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Big changes for chemical dependency services in Yankton

YANKTON (AP) -- Chemical dependency programs in Yankton are changing, with a reduction in youth services and an expansion of adult services. The South Dakota Department of Social Services is shutting down its youth chemical dependency program in ...

 YANKTON (AP) - Chemical dependency programs in Yankton are changing, with a reduction in youth services and an expansion of adult services.

The South Dakota Department of Social Services is shutting down its youth chemical dependency program in the city, citing a decline in referrals. The adolescent inpatient program at the Human Services Center will close June 8. The program's 15 employees are being laid off.

State Social Services Secretary Lynne Valenti said community-based programs have enough capacity to handle demand.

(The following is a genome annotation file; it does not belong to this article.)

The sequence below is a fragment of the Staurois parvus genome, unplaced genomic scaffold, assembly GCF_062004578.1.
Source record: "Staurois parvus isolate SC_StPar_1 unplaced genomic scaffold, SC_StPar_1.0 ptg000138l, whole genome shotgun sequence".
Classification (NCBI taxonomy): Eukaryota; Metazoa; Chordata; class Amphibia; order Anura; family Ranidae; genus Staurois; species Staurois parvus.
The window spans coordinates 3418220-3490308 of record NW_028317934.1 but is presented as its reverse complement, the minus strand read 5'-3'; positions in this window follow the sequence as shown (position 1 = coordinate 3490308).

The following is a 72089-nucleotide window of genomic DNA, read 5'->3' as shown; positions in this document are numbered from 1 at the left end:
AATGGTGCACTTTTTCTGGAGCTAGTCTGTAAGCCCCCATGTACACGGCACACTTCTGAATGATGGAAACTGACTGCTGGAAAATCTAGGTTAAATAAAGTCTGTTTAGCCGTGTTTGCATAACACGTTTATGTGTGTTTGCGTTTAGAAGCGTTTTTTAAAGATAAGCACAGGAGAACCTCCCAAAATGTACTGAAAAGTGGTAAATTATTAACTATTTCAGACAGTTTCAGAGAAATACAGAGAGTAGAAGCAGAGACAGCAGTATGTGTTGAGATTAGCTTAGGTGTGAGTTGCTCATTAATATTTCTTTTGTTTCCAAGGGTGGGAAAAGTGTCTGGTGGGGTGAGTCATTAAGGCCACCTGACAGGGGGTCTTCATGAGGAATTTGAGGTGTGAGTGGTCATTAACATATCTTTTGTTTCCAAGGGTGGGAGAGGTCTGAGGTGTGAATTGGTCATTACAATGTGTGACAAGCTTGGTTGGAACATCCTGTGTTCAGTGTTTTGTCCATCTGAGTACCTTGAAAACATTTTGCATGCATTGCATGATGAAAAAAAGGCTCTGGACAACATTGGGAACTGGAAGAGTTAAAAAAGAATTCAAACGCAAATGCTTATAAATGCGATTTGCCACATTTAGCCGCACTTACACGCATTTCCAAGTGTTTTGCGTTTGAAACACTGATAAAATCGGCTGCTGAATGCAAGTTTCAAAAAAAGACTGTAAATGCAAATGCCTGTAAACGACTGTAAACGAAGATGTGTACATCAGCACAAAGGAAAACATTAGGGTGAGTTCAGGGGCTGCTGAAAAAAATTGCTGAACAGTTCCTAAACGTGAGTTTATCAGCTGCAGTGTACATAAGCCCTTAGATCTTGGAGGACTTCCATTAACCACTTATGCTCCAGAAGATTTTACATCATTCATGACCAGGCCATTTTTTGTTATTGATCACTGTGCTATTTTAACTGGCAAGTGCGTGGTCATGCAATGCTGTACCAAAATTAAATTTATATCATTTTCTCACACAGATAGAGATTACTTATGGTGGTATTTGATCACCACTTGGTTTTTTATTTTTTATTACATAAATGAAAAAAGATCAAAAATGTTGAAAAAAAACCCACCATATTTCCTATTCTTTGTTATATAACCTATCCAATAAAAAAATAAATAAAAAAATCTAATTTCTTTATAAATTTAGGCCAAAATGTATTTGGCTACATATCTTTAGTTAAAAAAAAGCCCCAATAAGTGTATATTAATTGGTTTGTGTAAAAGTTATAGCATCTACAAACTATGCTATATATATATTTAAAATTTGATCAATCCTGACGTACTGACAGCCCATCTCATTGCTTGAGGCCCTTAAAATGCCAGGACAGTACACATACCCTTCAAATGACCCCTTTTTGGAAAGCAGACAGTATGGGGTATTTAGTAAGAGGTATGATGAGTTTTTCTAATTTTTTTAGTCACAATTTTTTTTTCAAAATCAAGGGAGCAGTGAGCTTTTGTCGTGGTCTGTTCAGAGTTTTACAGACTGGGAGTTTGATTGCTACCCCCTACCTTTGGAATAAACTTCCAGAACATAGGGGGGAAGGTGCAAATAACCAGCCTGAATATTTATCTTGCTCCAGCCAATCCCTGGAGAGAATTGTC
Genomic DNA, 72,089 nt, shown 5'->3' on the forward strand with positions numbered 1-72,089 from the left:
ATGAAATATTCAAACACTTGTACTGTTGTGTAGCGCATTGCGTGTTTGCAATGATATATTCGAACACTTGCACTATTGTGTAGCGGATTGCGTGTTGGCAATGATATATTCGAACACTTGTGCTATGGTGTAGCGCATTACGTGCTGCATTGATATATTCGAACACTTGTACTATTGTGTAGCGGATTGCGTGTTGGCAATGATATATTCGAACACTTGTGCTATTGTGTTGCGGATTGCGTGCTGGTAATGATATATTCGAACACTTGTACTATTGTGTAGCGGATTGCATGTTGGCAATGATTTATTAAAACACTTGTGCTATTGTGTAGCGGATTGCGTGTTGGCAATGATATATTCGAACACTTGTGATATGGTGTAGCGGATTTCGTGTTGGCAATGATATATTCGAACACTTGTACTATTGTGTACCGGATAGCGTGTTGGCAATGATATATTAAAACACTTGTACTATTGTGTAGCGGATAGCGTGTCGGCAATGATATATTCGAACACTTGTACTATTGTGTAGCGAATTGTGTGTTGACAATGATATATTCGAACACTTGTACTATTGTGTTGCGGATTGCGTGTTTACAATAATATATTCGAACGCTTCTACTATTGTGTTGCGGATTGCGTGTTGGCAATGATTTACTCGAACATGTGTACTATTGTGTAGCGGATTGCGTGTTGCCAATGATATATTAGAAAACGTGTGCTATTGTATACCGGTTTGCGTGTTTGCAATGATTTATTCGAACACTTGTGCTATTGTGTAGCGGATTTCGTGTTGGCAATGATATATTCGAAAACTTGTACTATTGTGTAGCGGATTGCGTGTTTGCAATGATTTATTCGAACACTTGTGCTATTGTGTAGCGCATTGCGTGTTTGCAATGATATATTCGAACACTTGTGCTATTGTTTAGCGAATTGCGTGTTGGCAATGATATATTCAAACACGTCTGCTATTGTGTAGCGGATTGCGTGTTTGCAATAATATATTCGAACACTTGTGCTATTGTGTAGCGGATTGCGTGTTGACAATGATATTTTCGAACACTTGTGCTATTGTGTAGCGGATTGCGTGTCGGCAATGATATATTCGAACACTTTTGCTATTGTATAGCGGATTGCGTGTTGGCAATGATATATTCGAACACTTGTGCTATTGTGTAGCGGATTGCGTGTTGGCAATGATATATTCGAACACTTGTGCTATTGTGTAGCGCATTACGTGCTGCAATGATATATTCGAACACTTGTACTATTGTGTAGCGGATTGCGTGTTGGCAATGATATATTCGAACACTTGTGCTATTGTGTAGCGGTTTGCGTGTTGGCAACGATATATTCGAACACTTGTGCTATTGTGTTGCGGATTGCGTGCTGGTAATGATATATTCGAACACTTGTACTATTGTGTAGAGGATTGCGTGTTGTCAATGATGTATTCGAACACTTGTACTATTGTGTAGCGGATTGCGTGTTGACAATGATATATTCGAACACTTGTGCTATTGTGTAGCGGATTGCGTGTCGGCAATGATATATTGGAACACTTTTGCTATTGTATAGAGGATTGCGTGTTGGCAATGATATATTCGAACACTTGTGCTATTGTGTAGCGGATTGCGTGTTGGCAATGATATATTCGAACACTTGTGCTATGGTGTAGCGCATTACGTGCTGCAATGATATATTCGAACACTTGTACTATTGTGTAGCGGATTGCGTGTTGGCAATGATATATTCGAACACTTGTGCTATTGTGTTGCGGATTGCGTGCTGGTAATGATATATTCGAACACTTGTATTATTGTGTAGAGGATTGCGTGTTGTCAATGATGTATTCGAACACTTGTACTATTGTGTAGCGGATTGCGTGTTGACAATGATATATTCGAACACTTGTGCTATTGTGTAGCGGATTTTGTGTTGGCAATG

"As with all the services provided throughout the department, we strive to serve individuals in the least restrictive setting," Valenti said in a statement.

The youth program has 20 beds, and the average daily population has dropped from 14 in fiscal 2014 to four for the current fiscal year. The program currently isn't serving any youth.

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The Department of Social Services also has announced an expansion of adult treatment services. Lewis and Clark Behavioral Health in Yankton will partner with Avera Sacred Heart Hospital to provide inpatient chemical dependency and detox services.

The inpatient unit will be in the Benedictine Center on the hospital campus in Yankton. The program will serve people from across the state.

"We expect a start date in the early fall," Lewis and Clark Behavioral Health Director Tom Stanage told the Yankton Daily Press and Dakotan newspaper.

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